Her care for the game extends to the stands, too, and, specifically, ways in which to ensure supporters attend in greater numbers and with more regularity in the years ahead.

“There’s a lot of work to do to keep the game moving in the right direction. We want to get to a point where it’s sustainable,” the former England captain says.

“We need to get more fans on seats. We need to drive the game in the communities, get more people out watching and playing the game, and just continue the interest really, because if the fan base isn’t there then it’s not sustainable.

“As much as we’re professional, we also need to remember we’ve got a lot of work to do as players to keep making sure the advert is good enough on the pitch to watch and that people want to keep paying to come back and watch us play.

“It’s about changing perceptions.

“You want little boys growing up knowing that it’s normal for girls to play football and therefore when they become fathers it’s normal to encourage the girls to play and also to take their children to watch female games. And I think that’s happening.

“People want to watch winning teams. If we can keep winning at the international level, it will keep filtering down.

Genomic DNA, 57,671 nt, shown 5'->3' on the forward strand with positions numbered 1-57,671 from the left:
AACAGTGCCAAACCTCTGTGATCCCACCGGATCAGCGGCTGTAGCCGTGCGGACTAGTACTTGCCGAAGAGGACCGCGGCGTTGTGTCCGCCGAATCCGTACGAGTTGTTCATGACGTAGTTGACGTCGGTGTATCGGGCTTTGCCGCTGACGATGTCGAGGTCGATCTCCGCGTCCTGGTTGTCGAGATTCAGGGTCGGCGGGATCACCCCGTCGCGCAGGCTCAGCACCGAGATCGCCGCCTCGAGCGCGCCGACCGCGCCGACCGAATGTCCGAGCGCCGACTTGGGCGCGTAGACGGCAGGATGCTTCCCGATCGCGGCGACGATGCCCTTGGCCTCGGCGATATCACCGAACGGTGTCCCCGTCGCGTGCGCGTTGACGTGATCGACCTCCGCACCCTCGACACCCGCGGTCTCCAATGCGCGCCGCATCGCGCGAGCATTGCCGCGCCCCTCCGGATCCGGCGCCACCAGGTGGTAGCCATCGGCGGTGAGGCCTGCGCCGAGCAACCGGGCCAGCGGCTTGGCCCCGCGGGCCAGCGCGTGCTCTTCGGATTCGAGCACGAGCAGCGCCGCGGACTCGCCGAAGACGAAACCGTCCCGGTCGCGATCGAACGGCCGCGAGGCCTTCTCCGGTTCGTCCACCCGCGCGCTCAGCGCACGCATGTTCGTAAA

“If we can keep being successful at club level at Liverpool, more people will come and watch. Man City proved that last year, 4,000 people watching a league game – because they were winning. That’s really part of it.

“I would like my little boy and girl to have exactly the same opportunities. So, she can be a full-time professional. It isn’t a dream that can’t happen. Don’t get me wrong, you have to work hard. That’s like anything in life.

“I’d love to see in 15 years’ time that perceptions are completely different and it’s a norm for a girl to play football in school as it is a boy.

“She can have a career in football if she wants it. Just generally, equality, and that’s not just in football – that’s generally in life.

“I’d like to think in 15 years’ time, no matter what she wants to do, she’ll have the support and the same opportunity to do it. A lot has got to change, a hell of a lot. Not just in football, but in society. I can hope.”